The amazing Registan in Samarkand is a complex of medrasses (Islamic academy/seminary) and a large mosque
When we flew into Tashkent from Istanbul a little bleary eyed at 4am we were already a tad hot under the collar. From what we had heard of the Uzbek immigration/customs process we thought it was going to be complicated to say the least and we had a connecting flight to catch at 7am. Every piece of cash on us was accounted for on our forms along with a full declaration of our ‘radio communication devices’ (our mobile phones) and ‘printed matter and data carriers’ (books and our laptop). When we were first met by people in white coats and face masks wielding thermometers for the inevitable Swine flu screening we crossed our fingers that we were really cool customers underneath our sweaty, stressy exteriors.
We passed through the health and customs check in flying colours and we made it to the domestic airport in super early time for our next flight to Urgench. Mission accomplished!
Having thought it would be a bit of an earnest backpacker scene we have been surprised to find rather it is THE hotspot for hordes of French empty-nesters on tour. Who knew? We were clearly wasting our time researching on the internet when we could have just given my sister’s French parents-in-law a quick call for all the top tips!
So all the talk of it being being a hard place to get into and around is obviously greatly unfounded. People couldn’t be friendlier or more accommodating and we always seem to find someone who can speak some English. Language here is a diverse concept – the official language is Uzbek but most people also speak Russian along with some of the other ethnic tongues of Tajik or Karakalpak. Elizabeth is swotting up on the Cyrillic alphabet so we can at least make out some of the Russian signs on marshrutkas (little public minibuses) etc.
The Uzbekistan we have seen so far is a mix of the old and the Soviet, jammed up against each other. Ancient Muslim mosques, medrasses and mausoleums are here in amazing glory, restored to reflect the grandeur they once exhibited in antiquity. Apparently some historians and bleeding heart Lonely Planet authors have taken offence at this preferring to leave the structures as they were. Not me though. The big ticket items (like the Registan above) are stunning. In my mind providing ongoing maintenance to reflect how the original creators had intended a structure to be is in no way a bad thing. But each to their own I guess.
So far we have visited the ancient khanate (kingdom) capitals of Khiva, once a bustling slave trading centre, Bukhara and the ancient and the legendary Samarkand, where I am writing this post. All have had their charming old town centres and Soviet built new towns. We have spent most of our time in the old towns, but next up is Tashkent where by all reports there is oodles of Soviet architecture to enjoy. Now enormous Soviet style, concrete heavy, monuments aren’t everyone’s cup of tea, but for me they are heaven. I am very much looking forward to getting up early and photographing these without too many people around.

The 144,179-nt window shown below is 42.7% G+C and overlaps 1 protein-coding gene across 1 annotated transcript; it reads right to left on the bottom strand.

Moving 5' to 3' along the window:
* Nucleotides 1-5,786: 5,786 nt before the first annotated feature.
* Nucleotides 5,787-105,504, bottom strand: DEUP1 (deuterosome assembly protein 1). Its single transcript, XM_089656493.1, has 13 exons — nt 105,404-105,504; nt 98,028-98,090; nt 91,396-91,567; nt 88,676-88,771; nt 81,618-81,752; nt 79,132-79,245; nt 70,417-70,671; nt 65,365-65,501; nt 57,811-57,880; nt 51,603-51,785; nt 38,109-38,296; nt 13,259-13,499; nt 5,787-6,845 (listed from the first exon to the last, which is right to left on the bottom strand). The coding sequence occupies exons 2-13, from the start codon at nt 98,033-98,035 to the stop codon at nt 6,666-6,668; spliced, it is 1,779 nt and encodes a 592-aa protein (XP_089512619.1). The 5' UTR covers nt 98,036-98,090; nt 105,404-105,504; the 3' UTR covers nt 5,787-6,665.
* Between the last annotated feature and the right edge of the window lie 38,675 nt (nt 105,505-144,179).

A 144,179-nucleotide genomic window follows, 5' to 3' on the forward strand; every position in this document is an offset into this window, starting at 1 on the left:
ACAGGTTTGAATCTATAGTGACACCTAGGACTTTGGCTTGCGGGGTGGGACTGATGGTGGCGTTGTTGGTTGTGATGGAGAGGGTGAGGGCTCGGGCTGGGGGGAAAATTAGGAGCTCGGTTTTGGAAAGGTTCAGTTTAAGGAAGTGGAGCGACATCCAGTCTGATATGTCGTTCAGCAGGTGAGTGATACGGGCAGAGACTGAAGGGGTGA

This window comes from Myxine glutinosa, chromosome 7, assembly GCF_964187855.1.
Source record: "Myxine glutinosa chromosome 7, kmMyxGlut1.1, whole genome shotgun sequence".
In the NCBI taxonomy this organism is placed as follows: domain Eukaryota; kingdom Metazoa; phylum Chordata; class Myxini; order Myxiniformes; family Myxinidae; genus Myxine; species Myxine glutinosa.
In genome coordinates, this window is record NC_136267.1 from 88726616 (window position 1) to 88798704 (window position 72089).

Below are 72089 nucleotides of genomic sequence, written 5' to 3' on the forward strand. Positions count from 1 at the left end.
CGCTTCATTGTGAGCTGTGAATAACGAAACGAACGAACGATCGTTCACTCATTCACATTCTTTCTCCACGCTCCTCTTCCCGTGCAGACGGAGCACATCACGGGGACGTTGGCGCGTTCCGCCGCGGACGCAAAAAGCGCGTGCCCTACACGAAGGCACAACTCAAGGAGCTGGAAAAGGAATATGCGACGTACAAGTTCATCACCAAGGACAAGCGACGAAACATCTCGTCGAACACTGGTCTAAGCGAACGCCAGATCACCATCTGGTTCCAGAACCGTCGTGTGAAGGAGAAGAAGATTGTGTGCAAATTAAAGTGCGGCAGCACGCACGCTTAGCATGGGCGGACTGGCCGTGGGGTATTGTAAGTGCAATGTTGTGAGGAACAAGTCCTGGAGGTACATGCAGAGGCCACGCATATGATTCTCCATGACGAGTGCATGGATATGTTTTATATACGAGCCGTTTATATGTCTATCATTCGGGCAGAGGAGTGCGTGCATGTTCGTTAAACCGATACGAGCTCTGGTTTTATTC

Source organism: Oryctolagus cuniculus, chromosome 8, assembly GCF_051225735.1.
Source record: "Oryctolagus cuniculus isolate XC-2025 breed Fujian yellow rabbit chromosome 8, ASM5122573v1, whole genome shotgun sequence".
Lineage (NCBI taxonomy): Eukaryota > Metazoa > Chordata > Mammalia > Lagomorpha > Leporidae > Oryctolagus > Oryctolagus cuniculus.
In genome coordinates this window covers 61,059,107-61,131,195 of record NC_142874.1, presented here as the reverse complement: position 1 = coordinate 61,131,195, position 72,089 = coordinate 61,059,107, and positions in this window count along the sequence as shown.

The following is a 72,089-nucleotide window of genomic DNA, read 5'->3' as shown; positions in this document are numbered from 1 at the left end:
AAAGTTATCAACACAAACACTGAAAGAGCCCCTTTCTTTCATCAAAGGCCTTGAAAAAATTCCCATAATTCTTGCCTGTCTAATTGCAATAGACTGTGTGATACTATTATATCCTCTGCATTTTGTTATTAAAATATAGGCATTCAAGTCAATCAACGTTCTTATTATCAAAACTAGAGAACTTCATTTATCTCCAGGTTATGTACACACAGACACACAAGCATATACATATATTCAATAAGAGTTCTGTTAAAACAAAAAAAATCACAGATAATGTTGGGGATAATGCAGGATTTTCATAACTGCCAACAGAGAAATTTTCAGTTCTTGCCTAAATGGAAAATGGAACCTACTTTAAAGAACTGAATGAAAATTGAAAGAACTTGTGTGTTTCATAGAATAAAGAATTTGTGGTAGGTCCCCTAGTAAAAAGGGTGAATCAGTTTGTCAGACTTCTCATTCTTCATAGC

There is more to tell you, but I might save some of that until we are in Kyrgyzstan. Enjoy some images until then – I will post more on Flickr, once I find a fast internet connection.
NOTE – I am not sure when this post will appear on my blog. WordPress appears to be blocked here, along with a few other things.
Islam-Hoja Minaret, Khiva
Uzbek women in Khiva. We only wish the woman on the left had flashed us her full set of gold teeth – quite the thing here
Sunset over the West Gate in Khiva
The beautiful Kalta Minor Minaret.
Apparently this minaret was started with the intention that it would be well over 100 metres tall. The khan who commissioned it, Mohammad Amin Khan, died before it was finished. The tradition was that the tower was credited to the ruler who finished it. Not wanting his dad discredited with the tower the new khan, Amin Khan’s son, halted construction so that it retained his dad’s name. Nice.
Elizabeth researching transport connections on a tapchan (tea bed) in Khiva
Cleaning time at Guri Amir Masusoleum in Samarkand
Korean lady at the Bukhara bazaar.
After a lengthy interaction that involved a lot of miscommunication due to language difficulties we purchased some tasty noodles from this lady. We have learnt to seek out the Koreans, locals here following a large forced migration after the second world war, who sell items that do not consist solely of meat and carbohydrate.
I think she enjoyed the experience, they don’t get too many westerners in the bazaars.